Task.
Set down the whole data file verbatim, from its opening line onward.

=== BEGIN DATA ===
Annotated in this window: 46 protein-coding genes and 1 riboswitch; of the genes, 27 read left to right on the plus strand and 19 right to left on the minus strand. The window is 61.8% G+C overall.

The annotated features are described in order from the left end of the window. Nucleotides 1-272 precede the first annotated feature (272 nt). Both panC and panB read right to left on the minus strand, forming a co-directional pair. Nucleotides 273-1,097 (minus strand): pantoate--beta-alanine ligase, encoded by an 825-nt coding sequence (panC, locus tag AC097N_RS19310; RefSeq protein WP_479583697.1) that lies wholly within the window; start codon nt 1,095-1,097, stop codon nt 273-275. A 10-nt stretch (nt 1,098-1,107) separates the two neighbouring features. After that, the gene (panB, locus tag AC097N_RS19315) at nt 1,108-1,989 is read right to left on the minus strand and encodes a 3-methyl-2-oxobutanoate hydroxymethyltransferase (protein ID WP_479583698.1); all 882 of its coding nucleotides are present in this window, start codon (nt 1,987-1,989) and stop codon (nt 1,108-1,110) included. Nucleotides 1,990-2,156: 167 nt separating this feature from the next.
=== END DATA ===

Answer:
Annotated in this window: 46 protein-coding genes and 1 riboswitch; of the genes, 27 read left to right on the plus strand and 19 right to left on the minus strand. The window is 61.8% G+C overall.

The annotated features are described in order from the left end of the window. Nucleotides 1-272 precede the first annotated feature (272 nt). Both panC and panB read right to left on the minus strand, forming a co-directional pair. Nucleotides 273-1,097 (minus strand): pantoate--beta-alanine ligase, encoded by an 825-nt coding sequence (panC, locus tag AC097N_RS19310; RefSeq protein WP_479583697.1) that lies wholly within the window; start codon nt 1,095-1,097, stop codon nt 273-275. A 10-nt stretch (nt 1,098-1,107) separates the two neighbouring features. After that, the gene (panB, locus tag AC097N_RS19315) at nt 1,108-1,989 is read right to left on the minus strand and encodes a 3-methyl-2-oxobutanoate hydroxymethyltransferase (protein ID WP_479583698.1); all 882 of its coding nucleotides are present in this window, start codon (nt 1,987-1,989) and stop codon (nt 1,108-1,110) included. Nucleotides 1,990-2,156: 167 nt separating this feature from the next.